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Most people have used or heard the word common-law to describe two people who are in a relationship, but few people know exactly what it means and even less know what rights or responsibilities come with being in a common-law relationship. The following are brief answers to three commonly asked questions:

a)     What constitutes a common-law relationship?

In Ontario, a couple is considered to be in a common law relationship if they have cohabitated for a continuous period of not less than 3 years or they have been a relationship of some permanence and they are the natural or adoptive parents of a child.

b)     What does cohabitation mean? Is it synonymous with living together?

Two people who are living together are not necessarily cohabitating. Living under the same roof is only one factor a court considers when assessing whether a couple is cohabitating. The other indicia of cohabitation include, but are not necessarily limited to; sexual relations, eating meals together, performing domestic services for each other, going out together socially, supporting each other financially, etc.[1]

c)     If I am in a common-law relationships what happens if we separate? Do I have the same rights as a married person?

a.     Spousal Support – Common Law Couples do have the Same Rights

Section 29 of the Family Law Act provides individuals in a common law relationship with the same rights and responsibilities, with respect to spousal support, as married couples. If you have questions about your particular entitlement or obligation surrounding spousal support, please contact a member of our firm and we will be happy to assist you.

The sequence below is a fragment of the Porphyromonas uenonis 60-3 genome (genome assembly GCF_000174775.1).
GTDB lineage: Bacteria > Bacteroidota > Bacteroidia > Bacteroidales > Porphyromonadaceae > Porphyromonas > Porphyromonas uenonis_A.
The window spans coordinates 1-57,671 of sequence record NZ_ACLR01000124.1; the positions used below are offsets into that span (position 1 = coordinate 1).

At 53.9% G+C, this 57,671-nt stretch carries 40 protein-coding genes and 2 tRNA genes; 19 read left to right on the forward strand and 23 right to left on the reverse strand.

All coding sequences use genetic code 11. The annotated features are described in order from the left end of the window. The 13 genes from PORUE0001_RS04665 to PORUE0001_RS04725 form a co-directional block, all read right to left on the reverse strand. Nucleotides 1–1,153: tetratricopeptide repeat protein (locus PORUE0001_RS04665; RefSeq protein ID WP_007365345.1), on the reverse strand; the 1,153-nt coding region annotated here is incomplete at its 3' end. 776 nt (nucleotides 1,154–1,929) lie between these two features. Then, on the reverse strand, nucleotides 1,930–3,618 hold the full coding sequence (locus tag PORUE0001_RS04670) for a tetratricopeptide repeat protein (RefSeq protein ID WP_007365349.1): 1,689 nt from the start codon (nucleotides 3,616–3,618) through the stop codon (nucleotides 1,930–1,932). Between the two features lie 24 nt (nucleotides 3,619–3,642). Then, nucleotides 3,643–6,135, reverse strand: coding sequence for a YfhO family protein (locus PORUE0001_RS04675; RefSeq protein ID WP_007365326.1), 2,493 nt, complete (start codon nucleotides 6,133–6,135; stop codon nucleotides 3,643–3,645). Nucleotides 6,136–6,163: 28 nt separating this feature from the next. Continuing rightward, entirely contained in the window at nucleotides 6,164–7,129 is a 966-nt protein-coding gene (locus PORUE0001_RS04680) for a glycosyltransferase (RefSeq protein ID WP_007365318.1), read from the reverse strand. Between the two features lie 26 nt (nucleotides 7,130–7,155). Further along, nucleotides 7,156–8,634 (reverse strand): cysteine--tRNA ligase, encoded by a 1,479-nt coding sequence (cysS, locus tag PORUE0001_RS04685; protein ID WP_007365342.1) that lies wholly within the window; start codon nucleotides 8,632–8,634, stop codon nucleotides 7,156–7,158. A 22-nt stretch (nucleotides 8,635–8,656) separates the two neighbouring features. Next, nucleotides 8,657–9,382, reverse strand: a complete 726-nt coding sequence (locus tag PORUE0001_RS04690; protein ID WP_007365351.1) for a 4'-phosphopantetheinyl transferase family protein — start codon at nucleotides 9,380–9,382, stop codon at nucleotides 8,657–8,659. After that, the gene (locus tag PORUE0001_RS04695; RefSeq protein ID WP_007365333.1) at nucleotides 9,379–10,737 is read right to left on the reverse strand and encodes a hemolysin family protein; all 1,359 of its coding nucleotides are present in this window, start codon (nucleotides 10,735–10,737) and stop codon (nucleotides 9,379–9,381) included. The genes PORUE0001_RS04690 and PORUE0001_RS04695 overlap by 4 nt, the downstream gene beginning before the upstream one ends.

b.     Property – Common Law Couples do NOT have the Same Rights

One of the most common misconceptions in this area is that common-law couples have the same rights as married couples with respect to property. The Ontario Family Law Act does not provide common law couples with ANY right to share in their partner’s property upon separation.

In certain circumstances, individuals may be successful in making an equitable claim to properties held solely by their common-law partner. However, this is an exception not found in the Family Law Act.  If you have any questions about equitable remedies or your property rights generally, please contact a member of our firm to set up an appointment to discuss.


If you are living common law discuss with your partner your respective expectations on property issues and consider setting them out in a Cohabitation Agreement.


[1] Molodowichv. Penttinen, 1980 CanLII 1537 (ONSC) at para 16.